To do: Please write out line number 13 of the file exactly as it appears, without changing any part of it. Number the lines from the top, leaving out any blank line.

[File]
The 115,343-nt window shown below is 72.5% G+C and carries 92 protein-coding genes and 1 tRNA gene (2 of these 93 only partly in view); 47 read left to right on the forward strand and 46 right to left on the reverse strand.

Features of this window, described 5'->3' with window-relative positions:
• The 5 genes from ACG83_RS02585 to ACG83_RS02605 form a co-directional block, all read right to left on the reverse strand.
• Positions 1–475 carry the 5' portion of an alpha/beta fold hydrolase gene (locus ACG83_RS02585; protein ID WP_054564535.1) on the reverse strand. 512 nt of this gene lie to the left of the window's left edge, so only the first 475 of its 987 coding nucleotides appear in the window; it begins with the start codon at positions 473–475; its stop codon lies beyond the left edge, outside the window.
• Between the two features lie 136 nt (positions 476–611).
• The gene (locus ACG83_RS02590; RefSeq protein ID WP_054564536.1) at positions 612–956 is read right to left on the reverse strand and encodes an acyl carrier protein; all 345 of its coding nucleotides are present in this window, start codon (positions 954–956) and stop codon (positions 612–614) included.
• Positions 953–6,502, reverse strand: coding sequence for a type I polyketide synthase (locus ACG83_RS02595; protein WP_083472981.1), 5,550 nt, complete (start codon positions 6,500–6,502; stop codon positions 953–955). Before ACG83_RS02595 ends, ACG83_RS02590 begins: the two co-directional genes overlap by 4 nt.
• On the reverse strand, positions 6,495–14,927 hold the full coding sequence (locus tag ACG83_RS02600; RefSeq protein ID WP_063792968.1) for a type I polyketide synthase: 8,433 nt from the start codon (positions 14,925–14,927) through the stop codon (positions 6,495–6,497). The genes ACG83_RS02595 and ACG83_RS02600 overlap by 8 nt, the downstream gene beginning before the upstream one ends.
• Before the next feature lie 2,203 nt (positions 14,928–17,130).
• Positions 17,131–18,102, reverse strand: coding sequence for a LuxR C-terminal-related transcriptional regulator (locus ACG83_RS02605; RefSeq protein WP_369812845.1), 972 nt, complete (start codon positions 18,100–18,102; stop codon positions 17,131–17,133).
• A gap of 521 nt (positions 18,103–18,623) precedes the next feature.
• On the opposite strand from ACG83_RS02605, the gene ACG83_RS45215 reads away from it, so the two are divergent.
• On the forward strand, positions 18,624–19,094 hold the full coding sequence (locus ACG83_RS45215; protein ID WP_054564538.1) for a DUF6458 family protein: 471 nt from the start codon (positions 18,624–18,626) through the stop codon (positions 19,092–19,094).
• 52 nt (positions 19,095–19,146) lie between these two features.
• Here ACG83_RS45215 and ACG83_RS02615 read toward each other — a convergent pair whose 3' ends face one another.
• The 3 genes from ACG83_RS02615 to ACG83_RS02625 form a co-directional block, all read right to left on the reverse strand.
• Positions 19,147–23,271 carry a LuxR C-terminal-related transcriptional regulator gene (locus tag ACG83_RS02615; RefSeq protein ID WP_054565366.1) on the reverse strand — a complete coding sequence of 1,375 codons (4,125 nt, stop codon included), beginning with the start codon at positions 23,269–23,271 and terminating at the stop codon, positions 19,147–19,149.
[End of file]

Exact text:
• On the forward strand, positions 18,624–19,094 hold the full coding sequence (locus ACG83_RS45215; protein ID WP_054564538.1) for a DUF6458 family protein: 471 nt from the start codon (positions 18,624–18,626) through the stop codon (positions 19,092–19,094).